• Vitol’s Vencer Energy makes first investment to acquire Midland Basin assets

    first_imgThe assets comprise 44,000 acres across five counties in the Midland Basin Vitol’s Vencer Energy makes first investment to acquire Midland Basin assets. (Credit: drpepperscott230 from Pixabay) Vitol’s US upstream company, Vencer Energy LLC (“Vencer”), has today announced it has agreed to acquire Hunt Oil Company’s Midland Basin assets for an undisclosed sum.  It is Vencer’s first acquisition since it was established by Vitol last year.The assets comprise 44,000 acres across five counties in the Midland Basin, with current daily production of approximately 40 mboepd.Don Dotson, President and CEO, Vencer said: “We are delighted with this acquisition which realizes our vision for Vencer as the owner of quality, mature, producing assets with attractive development opportunities.  We look forward to working with our new colleagues.”Ben Marshall, Head of Americas, Vitol added: “This is an important day for Vencer as it establishes itself as a significant shale producer in the US Lower 48.  We expect US oil to be an important part of global energy balances for years to come, and we believe this is an opportune time for investment into an entry platform in the Americas.  Vitol has a long history of investing in quality upstream assets, and we are pleased to add this business to our global portfolio.  This acquisition represents an initial step to building a larger, durable platform in the US Lower 48.”Simmons Energy acted as financial advisor and Latham & Watkins acted as legal advisor to Vencer. Source: Company Press Releaselast_img read more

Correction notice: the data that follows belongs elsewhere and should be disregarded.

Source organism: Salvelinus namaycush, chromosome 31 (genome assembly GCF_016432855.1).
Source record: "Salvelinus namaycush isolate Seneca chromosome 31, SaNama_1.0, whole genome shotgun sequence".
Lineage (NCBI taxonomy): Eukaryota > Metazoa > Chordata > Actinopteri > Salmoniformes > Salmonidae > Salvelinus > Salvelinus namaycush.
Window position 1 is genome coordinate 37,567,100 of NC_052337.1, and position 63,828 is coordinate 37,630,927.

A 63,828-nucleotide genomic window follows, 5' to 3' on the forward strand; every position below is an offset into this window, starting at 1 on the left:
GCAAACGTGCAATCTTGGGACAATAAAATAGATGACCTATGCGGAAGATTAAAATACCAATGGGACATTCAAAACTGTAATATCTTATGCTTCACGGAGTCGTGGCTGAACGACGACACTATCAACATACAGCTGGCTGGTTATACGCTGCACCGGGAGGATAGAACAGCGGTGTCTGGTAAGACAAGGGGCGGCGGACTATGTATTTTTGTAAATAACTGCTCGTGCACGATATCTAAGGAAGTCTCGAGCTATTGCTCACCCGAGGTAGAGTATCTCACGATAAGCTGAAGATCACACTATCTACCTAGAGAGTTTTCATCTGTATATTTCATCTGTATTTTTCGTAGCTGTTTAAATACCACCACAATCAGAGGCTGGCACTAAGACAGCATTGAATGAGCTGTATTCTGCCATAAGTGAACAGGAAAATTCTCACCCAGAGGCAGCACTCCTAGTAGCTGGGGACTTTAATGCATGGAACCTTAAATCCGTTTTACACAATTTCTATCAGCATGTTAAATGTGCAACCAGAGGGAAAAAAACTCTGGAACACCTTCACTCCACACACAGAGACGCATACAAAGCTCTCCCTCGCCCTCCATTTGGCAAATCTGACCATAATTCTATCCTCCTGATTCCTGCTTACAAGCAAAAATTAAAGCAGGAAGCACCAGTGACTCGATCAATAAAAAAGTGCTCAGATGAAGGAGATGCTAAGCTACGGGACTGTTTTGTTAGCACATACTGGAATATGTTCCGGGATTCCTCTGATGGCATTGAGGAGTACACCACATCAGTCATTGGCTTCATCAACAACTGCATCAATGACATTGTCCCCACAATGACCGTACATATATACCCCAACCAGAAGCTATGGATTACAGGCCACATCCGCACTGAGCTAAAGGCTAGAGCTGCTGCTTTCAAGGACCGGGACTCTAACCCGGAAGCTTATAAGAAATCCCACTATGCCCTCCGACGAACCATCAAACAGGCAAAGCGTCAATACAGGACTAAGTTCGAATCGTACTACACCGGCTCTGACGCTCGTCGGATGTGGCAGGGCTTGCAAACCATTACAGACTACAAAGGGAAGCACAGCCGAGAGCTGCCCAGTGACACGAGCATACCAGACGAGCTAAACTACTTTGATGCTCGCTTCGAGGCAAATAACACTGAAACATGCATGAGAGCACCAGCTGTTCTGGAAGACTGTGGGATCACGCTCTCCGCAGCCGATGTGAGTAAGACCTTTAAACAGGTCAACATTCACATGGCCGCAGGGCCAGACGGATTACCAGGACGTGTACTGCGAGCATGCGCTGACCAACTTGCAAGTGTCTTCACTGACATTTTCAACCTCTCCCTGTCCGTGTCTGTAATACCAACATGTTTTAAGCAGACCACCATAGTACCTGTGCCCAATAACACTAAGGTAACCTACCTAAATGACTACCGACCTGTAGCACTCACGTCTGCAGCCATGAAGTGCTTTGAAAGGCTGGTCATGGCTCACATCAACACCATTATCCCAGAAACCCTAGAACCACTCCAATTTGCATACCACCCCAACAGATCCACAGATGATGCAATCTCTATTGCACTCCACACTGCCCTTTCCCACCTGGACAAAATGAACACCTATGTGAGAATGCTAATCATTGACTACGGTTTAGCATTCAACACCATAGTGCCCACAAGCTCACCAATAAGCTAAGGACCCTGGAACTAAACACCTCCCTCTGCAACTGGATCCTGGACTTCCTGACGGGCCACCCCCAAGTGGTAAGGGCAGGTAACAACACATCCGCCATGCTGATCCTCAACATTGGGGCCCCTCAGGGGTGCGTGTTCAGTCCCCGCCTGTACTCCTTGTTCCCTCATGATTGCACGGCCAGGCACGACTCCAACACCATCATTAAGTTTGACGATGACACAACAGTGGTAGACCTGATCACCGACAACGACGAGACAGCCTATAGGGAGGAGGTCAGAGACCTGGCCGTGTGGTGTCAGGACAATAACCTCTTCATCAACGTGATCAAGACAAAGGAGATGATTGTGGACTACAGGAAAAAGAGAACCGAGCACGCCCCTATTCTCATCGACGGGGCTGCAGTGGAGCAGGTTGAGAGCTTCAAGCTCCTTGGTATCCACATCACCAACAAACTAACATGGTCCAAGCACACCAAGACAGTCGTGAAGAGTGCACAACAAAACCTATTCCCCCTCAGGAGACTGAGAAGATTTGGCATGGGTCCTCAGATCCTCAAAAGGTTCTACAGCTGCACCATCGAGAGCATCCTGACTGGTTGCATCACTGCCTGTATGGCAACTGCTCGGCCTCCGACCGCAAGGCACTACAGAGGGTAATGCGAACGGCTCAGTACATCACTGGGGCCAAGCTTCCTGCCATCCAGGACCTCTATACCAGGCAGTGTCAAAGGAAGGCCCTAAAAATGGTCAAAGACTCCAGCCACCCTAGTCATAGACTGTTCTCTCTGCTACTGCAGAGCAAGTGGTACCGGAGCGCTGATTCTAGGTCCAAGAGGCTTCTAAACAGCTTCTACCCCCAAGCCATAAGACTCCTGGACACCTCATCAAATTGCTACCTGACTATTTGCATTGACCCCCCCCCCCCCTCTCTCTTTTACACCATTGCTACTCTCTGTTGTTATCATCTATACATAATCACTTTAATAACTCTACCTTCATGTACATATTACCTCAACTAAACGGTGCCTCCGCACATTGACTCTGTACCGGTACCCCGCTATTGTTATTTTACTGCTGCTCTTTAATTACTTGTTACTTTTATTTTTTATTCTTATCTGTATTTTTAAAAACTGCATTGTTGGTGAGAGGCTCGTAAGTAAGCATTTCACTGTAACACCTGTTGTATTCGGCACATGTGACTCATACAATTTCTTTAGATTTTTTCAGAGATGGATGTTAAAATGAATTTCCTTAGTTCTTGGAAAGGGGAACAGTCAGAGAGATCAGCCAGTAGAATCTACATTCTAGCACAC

• Amphibious Assault Ship USS Wasp Concludes JSF Testing